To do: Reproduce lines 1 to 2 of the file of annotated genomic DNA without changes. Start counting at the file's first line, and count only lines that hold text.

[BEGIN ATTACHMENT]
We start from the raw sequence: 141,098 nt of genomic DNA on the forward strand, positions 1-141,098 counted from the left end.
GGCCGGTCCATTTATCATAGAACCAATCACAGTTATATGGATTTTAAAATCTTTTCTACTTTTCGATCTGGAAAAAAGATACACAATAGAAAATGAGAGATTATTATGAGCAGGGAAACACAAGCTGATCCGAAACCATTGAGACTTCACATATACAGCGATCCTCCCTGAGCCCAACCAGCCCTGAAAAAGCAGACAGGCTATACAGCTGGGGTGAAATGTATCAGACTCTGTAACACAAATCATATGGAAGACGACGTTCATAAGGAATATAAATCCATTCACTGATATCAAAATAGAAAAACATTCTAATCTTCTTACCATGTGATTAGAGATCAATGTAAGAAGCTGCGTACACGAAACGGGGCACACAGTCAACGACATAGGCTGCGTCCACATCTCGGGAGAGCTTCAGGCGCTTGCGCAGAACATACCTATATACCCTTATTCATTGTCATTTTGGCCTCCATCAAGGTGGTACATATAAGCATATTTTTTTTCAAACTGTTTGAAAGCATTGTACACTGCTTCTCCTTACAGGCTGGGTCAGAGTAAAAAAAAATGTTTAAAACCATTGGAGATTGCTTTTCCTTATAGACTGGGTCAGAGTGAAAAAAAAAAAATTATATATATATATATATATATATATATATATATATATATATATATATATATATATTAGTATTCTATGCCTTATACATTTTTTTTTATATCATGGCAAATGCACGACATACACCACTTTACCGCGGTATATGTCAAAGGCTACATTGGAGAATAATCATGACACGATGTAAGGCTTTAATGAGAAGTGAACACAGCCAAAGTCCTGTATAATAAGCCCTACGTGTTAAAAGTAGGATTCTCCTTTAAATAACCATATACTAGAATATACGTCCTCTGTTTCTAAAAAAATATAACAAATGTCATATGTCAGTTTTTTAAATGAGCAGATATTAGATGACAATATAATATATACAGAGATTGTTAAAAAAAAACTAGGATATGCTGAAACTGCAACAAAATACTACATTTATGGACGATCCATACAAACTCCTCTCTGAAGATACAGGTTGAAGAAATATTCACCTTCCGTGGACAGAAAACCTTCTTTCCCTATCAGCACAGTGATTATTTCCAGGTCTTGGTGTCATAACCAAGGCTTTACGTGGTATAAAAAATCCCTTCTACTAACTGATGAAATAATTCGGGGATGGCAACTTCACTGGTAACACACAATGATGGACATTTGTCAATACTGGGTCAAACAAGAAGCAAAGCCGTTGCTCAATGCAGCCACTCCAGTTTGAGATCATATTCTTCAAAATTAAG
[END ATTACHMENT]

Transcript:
We start from the raw sequence: 141,098 nt of genomic DNA on the forward strand, positions 1-141,098 counted from the left end.
GGCCGGTCCATTTATCATAGAACCAATCACAGTTATATGGATTTTAAAATCTTTTCTACTTTTCGATCTGGAAAAAAGATACACAATAGAAAATGAGAGATTATTATGAGCAGGGAAACACAAGCTGATCCGAAACCATTGAGACTTCACATATACAGCGATCCTCCCTGAGCCCAACCAGCCCTGAAAAAGCAGACAGGCTATACAGCTGGGGTGAAATGTATCAGACTCTGTAACACAAATCATATGGAAGACGACGTTCATAAGGAATATAAATCCATTCACTGATATCAAAATAGAAAAACATTCTAATCTTCTTACCATGTGATTAGAGATCAATGTAAGAAGCTGCGTACACGAAACGGGGCACACAGTCAACGACATAGGCTGCGTCCACATCTCGGGAGAGCTTCAGGCGCTTGCGCAGAACATACCTATATACCCTTATTCATTGTCATTTTGGCCTCCATCAAGGTGGTACATATAAGCATATTTTTTTTCAAACTGTTTGAAAGCATTGTACACTGCTTCTCCTTACAGGCTGGGTCAGAGTAAAAAAAAATGTTTAAAACCATTGGAGATTGCTTTTCCTTATAGACTGGGTCAGAGTGAAAAAAAAAAAATTATATATATATATATATATATATATATATATATATATATATATATATATATATATTAGTATTCTATGCCTTATACATTTTTTTTTATATCATGGCAAATGCACGACATACACCACTTTACCGCGGTATATGTCAAAGGCTACATTGGAGAATAATCATGACACGATGTAAGGCTTTAATGAGAAGTGAACACAGCCAAAGTCCTGTATAATAAGCCCTACGTGTTAAAAGTAGGATTCTCCTTTAAATAACCATATACTAGAATATACGTCCTCTGTTTCTAAAAAAATATAACAAATGTCATATGTCAGTTTTTTAAATGAGCAGATATTAGATGACAATATAATATATACAGAGATTGTTAAAAAAAAACTAGGATATGCTGAAACTGCAACAAAATACTACATTTATGGACGATCCATACAAACTCCTCTCTGAAGATACAGGTTGAAGAAATATTCACCTTCCGTGGACAGAAAACCTTCTTTCCCTATCAGCACAGTGATTATTTCCAGGTCTTGGTGTCATAACCAAGGCTTTACGTGGTATAAAAAATCCCTTCTACTAACTGATGAAATAATTCGGGGATGGCAACTTCACTGGTAACACACAATGATGGACATTTGTCAATACTGGGTCAAACAAGAAGCAAAGCCGTTGCTCAATGCAGCCACTCCAGTTTGAGATCATATTCTTCAAAATTAAG